FIGS. 10-13 illustrate a second exemplary embodiment of a pulse sequence with the inventive bipolar diffusion gradient.

FIG. 14 shows the error curve of the eddy current components which arises with the pulse sequence of FIGS. 5-9.

DESCRIPTION OF THE PREFERRED EMBODIMENTS

In the conventional diffusion experiment according to the FIGS. 1-4 a 90° radio-frequency pulse RF1 (FIG. 1) is initially emitted in under the influence of a slice selection gradient GS (FIG. 4). Nuclear spins are thus excited in a slice of the examination subject in known fashion. A first positive sub-pulse GD1 of the diffusion gradient GD then follows, which is in the direction of the readout gradient GR in the example shown in FIG. 2. The dephasing effected by the positive sub-pulse GD1 is subsequently cancelled by a negative sub-pulse of the slice selection gradient GS. A 180° radio-frequency pulse RF2 follows in the next time interval, which refocuses the nuclear spins excited with the first radio-frequency pulse RF1, leading to a spin echo in an acquisition window AQ. Prior to the acquisition window AQ a second sub-pulse GD2 of the diffusion gradient GD is actuated, this having the same polarity as the first sub-pulse GD1. A phase encoding gradient GP is further actuated prior to the acquisition window AQ for spatial resolution in a phase-encoding direction. For frequency encoding in the readout direction, a negative pre-phasing pulse GR- is actuated in the readout direction prior to the acquisition window AQ, and a readout gradient GR is activated during the acquisition window AQ. During the acquisition window AQ, the nuclear resonance signal is sampled, digitized and entered in a row of a raw data matrix in order according to phase factors in known fashion. The procedure is repeated N times with different phase-encoding gradients GP, until the entire k-space is covered. An image is obtained from the filled matrix by means of two-dimensional Fourier transformation. This method need not be explained in more detail, since it is a reconstruction method that is typical in MR imaging in general.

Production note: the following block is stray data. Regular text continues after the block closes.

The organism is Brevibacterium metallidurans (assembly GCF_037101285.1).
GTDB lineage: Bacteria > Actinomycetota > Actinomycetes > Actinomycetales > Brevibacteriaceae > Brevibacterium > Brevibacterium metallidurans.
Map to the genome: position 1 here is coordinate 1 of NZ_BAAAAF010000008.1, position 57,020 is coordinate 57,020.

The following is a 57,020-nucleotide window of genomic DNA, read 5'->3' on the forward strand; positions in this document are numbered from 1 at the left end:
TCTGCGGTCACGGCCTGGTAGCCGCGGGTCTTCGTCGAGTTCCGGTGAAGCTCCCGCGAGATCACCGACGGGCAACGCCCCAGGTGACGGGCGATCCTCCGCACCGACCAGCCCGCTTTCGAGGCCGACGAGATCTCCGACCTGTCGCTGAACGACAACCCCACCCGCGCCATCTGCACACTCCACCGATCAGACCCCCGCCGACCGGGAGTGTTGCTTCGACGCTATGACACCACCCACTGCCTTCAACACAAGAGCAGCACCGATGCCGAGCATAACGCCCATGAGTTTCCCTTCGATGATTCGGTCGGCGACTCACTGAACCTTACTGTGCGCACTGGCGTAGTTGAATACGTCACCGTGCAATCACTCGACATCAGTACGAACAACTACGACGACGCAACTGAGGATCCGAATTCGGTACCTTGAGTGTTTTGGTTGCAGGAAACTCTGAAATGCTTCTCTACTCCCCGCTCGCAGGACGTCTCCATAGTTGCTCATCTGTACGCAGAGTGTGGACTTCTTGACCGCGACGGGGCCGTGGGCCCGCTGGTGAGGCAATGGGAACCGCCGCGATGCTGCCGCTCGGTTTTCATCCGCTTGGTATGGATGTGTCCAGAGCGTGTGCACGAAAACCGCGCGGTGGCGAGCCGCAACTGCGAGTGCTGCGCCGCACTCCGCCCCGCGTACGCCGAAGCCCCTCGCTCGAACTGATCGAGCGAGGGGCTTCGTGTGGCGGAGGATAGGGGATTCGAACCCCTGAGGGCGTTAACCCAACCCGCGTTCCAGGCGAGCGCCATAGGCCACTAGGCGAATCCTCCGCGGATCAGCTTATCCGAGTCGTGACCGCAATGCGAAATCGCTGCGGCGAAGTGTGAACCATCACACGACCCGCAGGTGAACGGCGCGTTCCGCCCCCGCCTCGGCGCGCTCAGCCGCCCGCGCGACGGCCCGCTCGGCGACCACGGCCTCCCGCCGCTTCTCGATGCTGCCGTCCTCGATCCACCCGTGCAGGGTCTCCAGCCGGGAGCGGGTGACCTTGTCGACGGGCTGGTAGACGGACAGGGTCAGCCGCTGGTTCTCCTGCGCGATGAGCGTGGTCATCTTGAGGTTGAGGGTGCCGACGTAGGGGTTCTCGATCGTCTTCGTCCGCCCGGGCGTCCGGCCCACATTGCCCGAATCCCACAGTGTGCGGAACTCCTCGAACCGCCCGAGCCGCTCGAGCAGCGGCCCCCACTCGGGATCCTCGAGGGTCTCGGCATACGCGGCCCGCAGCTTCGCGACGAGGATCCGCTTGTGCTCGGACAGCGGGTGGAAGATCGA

Because of the diffusion gradient GD, the obtained nuclear resonance signal carries information not only about the spatial distribution of the spin density, but also about the diffusion of the spin. The following features are required for the diffusion gradient:

The gradient integral for stationary spin must be zero at the time of the readout of the nuclear resonance signal so that the rephasing condition is satisfied.

There must be a diffusion sensitivity.

In the procedure according to Stejskal/Tanner the first condition is satisfied in that, because of the spin population is inverted by the 180° radio-frequency pulse RF2 , and the second sub-pulse GD2 of the diffusion gradient GD acts in opposition to the first sub-pulse GD1 of the diffusion gradient GD with respect to the phase of the nuclear spin. The surfaces of the sub-pulse GD1 and GD2 are the same.